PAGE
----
Baroque Style Sculpture

One of Bernini’s greatest sculptures to date is the Ecstasy of Saint Teresa (1647-1652). Made of pure marble, it is housed in the Cornaro Chapel in Rome. The sculpture depicts Saint Teresa of Avila lying half-conscious on a cloud with an angel. The angel is slightly elevated, next to her body on her right, and just about to pierce her heart with a spear.

The marble is carved in such a way that makes the Saint appear as light as a feather floating on a cloud, which highlights the story Bernini is portraying here.

Here, we see Saint Teresa experiencing a deep moment of ecstasy. It appears spiritual in nature, but Bernini also focused on the physical and sensual effects this experience gave the Saint. We see this in the way her body lies as well as her facial expression. Behind the central figures, we also notice what appears like rays of light shining down on the moment of pure bliss.

When we look at the whole composition, we will also notice the central figures are within a columned structure with two theater boxes on either side of the main subject of the Saint and Angel. The theater boxes are directly opposite each other and contain sculptures of the Cornaro family.

Baroque Art Sculpture

Notable Baroque Painters Beyond Italy 

While styles in Baroque architecture had a lasting influence on generation of artists to follow the 17th century, other art forms such as furniture design also thrived solely in the 17th century. Below are other famous Baroque artists worth noting, especially those who came from different European countries other than Italy.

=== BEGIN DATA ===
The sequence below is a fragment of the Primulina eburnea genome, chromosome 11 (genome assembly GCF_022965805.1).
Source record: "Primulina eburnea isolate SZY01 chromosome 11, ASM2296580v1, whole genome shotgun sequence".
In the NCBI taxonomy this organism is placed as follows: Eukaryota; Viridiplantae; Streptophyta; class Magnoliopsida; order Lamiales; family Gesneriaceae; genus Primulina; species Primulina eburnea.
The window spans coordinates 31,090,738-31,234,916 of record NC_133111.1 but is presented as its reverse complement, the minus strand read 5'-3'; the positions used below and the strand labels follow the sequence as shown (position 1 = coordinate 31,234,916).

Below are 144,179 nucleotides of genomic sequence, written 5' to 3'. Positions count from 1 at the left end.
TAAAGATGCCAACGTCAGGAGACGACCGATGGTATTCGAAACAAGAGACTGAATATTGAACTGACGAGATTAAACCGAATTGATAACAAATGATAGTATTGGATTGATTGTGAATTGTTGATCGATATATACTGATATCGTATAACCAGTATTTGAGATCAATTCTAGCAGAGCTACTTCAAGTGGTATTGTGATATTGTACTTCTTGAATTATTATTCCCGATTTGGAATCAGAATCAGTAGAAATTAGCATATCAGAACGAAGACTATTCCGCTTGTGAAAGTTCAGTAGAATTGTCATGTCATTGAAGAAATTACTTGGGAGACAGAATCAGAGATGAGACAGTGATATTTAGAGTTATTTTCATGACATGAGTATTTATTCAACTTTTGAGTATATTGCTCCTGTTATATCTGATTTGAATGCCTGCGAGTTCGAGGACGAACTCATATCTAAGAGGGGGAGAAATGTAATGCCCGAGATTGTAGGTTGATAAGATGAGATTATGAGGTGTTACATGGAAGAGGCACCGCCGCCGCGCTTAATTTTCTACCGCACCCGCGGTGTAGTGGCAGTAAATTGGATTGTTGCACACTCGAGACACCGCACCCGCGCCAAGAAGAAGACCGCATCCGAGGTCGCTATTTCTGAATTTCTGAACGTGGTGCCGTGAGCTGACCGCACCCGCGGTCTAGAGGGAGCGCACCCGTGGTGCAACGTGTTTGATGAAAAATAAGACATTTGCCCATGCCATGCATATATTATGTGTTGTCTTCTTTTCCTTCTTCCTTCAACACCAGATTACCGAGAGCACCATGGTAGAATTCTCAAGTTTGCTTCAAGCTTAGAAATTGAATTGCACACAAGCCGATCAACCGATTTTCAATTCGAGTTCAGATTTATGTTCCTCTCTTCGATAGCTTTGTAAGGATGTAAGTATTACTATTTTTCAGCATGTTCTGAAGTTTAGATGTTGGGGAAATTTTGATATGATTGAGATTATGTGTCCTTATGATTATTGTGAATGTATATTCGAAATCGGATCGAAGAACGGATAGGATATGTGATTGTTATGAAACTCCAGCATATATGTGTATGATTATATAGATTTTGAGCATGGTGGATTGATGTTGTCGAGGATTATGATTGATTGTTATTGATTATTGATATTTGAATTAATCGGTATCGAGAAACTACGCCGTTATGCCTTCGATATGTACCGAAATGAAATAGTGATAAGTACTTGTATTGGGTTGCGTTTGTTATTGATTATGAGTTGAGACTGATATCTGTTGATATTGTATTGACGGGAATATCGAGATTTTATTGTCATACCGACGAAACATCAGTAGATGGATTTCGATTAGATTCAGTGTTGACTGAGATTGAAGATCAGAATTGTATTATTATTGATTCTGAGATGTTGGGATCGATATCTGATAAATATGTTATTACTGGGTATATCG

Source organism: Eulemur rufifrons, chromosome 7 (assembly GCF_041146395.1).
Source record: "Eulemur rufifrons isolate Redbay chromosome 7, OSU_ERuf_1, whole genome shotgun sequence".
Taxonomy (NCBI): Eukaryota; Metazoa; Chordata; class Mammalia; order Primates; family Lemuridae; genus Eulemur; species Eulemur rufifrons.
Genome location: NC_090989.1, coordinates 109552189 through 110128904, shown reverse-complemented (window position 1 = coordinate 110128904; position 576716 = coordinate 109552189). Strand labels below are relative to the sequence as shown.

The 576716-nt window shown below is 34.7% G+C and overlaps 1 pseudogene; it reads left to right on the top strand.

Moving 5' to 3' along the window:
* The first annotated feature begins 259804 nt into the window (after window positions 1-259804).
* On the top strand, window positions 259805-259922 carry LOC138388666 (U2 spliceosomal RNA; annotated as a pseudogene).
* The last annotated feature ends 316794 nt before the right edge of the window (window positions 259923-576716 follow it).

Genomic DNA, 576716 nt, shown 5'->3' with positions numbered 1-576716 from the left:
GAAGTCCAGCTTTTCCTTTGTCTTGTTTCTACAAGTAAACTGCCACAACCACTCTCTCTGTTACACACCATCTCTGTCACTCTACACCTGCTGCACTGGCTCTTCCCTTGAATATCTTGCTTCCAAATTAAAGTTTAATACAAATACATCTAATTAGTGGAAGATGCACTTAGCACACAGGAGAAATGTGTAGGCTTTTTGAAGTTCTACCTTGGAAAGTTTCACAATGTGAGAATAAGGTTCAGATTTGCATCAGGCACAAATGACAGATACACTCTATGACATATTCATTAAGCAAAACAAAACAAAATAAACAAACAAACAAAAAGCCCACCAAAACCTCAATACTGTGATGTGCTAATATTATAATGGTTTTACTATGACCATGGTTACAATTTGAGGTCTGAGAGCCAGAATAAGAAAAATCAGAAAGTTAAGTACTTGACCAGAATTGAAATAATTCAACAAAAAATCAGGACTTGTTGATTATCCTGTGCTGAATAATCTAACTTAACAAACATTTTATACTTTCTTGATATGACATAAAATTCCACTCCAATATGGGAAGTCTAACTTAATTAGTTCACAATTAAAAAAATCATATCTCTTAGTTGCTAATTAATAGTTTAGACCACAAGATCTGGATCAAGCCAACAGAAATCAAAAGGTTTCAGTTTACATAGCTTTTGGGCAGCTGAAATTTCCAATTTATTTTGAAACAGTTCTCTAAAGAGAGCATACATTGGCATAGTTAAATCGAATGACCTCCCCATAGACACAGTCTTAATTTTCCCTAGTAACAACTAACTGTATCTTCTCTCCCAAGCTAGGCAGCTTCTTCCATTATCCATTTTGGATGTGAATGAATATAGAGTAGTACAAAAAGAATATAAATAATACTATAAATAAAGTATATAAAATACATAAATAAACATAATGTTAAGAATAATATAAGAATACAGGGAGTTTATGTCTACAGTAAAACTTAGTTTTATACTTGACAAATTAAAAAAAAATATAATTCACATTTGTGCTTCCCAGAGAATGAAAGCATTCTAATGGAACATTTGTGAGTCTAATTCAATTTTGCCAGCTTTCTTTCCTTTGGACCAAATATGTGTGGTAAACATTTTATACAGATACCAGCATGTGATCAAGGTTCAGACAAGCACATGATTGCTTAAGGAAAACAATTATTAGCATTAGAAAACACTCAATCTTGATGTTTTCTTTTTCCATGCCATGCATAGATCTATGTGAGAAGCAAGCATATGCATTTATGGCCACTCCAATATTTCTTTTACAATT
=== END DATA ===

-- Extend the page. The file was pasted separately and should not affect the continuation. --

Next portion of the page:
Flemish Baroque Artists

Peter Paul Rubens (1577-1640) was an influential Flemish artist, who created artworks with religious and mythological themes. His portfolio was diverse and ranged from landscapes and portraits to altarpieces and large paintings. This Baroque period artist was known to give Northern Baroque painting a new perspective. He was influenced by artists like Titian and incorporated a diversity of male and female figures in the nude in his paintings.

Furthermore, his paintings depicted strong emotional vibrancy and were often described as exuberant in style.

Some of his famous artworks include The Elevation of the Cross (1611), Massacre of the Innocents (1612), Prometheus Bound (1618), The Adoration of the Magi (1624), Venus and Adonis (1635), The Three Graces  (1639), and the Return of the Peasants (1640), the latter of which depicts Ruben’s passion for landscapes. Apart from figures like Rubens, other Flemish painters of the Baroque style included Sir Anthony van Dyck (1599-1641), David Teniers the Younger (1610-1690), and Pieter van Bloemen (1657-1720). 

When Was the Baroque Period

French Baroque Artists